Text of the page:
A BLOG POST BY BARONESS GOUDIE FROM THE HUFFINGTON POST
The world was shocked following the tragic gang rape and murder of a 23 year old women in Delhi last month. This horrific attack has put the spotlight on India’s ongoing struggle to embed equality into society and ensure women are treated with respect.
The number of reported rapes in India has increased drastically from 2,487 in 1971 to 24,206 in 2011, and this is only the official numbers. Cultural stigma means many attacks are not reported to authorities due to fear of bringing shame on the victim’s family. Many Indians still believe that women who have been raped have brought the attack on themselves and are the ones to blame, not the attacker. This sort of ignorance is what is at the centre of the growing epidemic of sexual violence against women in India.
The attitude to girls and women within India is one of contradictions. This is a country that is one of the fastest growing economies in the world and whilst it has had a female prime minister in Indira Gandhi, its citizens have aborted a reported 50,000 female foetuses every month, provoked by a traditional preference for sons and supported by medical staff who are bribed into revealing the sex of a child. A country with such global economic influence cannot continue to let such atrocities occur and must make change.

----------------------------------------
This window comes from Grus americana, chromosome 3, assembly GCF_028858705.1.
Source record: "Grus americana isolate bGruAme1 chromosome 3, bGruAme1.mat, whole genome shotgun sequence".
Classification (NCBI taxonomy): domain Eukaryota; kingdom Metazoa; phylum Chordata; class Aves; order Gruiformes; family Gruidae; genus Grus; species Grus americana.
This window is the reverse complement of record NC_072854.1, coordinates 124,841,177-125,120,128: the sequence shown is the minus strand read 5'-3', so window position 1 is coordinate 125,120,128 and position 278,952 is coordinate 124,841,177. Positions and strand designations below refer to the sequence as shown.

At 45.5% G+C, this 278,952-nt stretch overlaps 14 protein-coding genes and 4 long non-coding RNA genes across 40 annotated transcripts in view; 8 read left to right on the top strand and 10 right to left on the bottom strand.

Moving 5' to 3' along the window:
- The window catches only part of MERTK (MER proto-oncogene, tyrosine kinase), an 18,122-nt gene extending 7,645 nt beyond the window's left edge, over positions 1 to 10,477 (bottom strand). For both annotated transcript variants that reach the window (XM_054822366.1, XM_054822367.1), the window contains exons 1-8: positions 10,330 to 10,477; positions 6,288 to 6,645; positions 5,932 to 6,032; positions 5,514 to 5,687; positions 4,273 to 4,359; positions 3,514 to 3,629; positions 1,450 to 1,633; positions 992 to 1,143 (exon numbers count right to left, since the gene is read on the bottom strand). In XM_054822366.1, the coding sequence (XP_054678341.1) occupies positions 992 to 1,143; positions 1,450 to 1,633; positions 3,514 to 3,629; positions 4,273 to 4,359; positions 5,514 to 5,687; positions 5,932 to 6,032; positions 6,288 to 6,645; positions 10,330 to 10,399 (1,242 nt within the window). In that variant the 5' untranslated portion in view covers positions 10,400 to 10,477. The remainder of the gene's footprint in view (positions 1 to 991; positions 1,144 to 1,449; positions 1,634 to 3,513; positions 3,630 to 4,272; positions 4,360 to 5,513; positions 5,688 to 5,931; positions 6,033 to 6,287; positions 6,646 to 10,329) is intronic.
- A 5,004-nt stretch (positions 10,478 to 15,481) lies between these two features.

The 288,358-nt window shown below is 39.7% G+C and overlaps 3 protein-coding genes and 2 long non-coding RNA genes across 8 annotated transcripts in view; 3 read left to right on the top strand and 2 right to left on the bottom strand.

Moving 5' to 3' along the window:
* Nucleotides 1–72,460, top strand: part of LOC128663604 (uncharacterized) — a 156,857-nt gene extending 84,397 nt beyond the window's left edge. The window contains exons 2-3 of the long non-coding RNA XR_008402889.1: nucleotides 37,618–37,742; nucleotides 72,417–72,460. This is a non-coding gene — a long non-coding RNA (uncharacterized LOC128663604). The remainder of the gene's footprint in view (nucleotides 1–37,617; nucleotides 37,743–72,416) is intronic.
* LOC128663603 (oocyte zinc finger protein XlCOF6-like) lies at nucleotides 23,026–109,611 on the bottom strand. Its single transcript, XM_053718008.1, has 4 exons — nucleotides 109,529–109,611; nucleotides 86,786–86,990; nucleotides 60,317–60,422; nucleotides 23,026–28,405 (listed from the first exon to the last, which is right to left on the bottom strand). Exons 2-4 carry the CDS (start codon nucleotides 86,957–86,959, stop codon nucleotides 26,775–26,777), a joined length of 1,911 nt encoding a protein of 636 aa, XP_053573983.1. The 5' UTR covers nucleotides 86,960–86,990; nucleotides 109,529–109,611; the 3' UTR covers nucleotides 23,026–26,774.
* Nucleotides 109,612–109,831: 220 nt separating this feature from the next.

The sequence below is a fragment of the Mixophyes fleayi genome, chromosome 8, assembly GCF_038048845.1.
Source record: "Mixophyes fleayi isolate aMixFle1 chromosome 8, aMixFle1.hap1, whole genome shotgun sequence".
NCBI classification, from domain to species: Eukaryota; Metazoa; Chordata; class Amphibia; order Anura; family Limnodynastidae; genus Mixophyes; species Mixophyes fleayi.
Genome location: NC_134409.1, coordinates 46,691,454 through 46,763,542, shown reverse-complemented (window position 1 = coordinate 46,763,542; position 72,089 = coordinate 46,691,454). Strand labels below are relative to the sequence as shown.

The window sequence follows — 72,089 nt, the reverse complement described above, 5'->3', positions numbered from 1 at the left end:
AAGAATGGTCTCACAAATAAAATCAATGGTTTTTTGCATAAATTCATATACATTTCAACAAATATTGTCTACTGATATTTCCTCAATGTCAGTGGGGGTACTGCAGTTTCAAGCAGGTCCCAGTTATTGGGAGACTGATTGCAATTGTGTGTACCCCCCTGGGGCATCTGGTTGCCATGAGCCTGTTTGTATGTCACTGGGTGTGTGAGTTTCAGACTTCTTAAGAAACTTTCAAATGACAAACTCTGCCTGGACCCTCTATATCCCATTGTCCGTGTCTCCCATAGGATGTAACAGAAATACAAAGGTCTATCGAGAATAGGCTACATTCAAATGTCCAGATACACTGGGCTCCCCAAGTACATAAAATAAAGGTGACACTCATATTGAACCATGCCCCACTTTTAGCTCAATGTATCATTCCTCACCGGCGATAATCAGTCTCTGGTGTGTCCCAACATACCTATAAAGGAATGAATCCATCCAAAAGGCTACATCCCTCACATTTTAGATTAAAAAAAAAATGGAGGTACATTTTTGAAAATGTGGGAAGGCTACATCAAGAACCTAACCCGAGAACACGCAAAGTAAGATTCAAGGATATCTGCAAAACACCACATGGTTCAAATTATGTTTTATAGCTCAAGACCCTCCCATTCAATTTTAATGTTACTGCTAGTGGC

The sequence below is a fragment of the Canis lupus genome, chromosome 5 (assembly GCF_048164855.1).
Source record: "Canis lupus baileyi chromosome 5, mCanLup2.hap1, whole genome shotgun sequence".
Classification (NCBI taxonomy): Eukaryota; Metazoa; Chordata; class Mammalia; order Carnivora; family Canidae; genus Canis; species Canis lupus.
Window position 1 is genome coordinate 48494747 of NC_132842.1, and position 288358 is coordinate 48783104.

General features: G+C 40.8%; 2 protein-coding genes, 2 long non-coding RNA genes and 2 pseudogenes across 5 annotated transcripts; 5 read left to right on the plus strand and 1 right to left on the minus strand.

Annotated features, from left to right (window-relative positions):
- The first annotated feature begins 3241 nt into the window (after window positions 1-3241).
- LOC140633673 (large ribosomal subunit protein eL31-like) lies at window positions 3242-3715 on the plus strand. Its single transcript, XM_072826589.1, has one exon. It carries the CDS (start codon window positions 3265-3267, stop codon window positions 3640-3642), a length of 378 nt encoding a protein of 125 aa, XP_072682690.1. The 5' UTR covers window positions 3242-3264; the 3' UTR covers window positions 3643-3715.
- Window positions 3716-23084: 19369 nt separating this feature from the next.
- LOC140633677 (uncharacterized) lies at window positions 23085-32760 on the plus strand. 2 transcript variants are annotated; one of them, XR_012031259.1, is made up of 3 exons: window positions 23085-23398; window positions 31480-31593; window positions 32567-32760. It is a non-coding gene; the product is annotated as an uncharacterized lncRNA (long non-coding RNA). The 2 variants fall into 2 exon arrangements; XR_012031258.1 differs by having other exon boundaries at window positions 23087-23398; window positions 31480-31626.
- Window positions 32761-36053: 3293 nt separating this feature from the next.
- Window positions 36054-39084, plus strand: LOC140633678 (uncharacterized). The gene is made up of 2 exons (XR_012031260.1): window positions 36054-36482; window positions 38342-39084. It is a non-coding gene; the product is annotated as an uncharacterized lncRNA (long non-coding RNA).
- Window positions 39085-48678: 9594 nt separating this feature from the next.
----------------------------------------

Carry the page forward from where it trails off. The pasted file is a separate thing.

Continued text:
The root of the problem is the lack of education on social equality at a local level. Until local community leaders are engaged and women’s rights are really taught and recognised within communities, no real change will occur. There have been calls in India’s Parliament for reform and the authorities have promised tougher laws against sexual violence, however cultural problems are harder to change and it is only education that will trigger true transformation.
Many people have suggested that this type of sexual violence is a class issue, and it is true that within rural and lower class communities in India women’s rights are at their worst, however there is also a lot of evidence that women are not considered equal in middle and upper-classes. It is not a class issue, but an education issue throughout Indian society.
Time needs to be spent addressing the cultural issue causing the problem. Teaching respect and equality is the first step in solving such a long standing issue. It is now important to call on the Indian government and local authorities to take real action and quickly. The ongoing protests throughout India following this tragic murder illustrate that there is a demand for justice and change, and this can only be achieved through education to all generations. Teaching men and boys about women’s rights and equality is the only way to trigger this much needed change.
Follow Baroness Mary Goudie on Twitter: www.twitter.com/BaronessGoudie